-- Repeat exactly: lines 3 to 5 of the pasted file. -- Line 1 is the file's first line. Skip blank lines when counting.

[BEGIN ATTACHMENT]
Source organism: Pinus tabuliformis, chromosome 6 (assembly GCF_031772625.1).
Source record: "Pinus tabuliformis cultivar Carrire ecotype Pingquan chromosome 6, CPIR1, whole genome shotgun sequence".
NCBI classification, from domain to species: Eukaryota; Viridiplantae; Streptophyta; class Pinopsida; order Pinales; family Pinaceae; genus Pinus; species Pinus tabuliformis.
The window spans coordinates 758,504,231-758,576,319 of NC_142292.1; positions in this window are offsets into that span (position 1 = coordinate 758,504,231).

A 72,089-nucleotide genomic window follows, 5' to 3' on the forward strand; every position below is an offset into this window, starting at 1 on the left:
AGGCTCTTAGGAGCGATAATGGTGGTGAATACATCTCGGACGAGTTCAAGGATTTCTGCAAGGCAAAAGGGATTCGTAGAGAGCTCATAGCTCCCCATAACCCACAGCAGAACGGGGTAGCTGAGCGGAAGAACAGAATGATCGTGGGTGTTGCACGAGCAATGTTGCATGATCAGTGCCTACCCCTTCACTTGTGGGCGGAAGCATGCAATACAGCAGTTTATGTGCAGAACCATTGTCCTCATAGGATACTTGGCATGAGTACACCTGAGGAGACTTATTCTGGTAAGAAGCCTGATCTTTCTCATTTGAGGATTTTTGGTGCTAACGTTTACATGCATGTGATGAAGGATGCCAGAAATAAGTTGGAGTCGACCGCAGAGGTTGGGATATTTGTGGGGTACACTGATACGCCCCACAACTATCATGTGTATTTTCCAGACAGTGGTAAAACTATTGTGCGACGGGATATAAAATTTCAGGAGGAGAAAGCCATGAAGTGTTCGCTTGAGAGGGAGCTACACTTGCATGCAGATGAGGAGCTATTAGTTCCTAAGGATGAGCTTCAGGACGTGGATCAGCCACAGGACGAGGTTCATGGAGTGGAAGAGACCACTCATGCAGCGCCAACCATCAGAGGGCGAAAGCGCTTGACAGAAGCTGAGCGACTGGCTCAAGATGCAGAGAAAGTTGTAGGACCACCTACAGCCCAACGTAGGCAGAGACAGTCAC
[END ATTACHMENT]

NCBI classification, from domain to species: Eukaryota; Viridiplantae; Streptophyta; class Pinopsida; order Pinales; family Pinaceae; genus Pinus; species Pinus tabuliformis.
The window spans coordinates 758,504,231-758,576,319 of NC_142292.1; positions in this window are offsets into that span (position 1 = coordinate 758,504,231).

A 72,089-nucleotide genomic window follows, 5' to 3' on the forward strand; every position below is an offset into this window, starting at 1 on the left: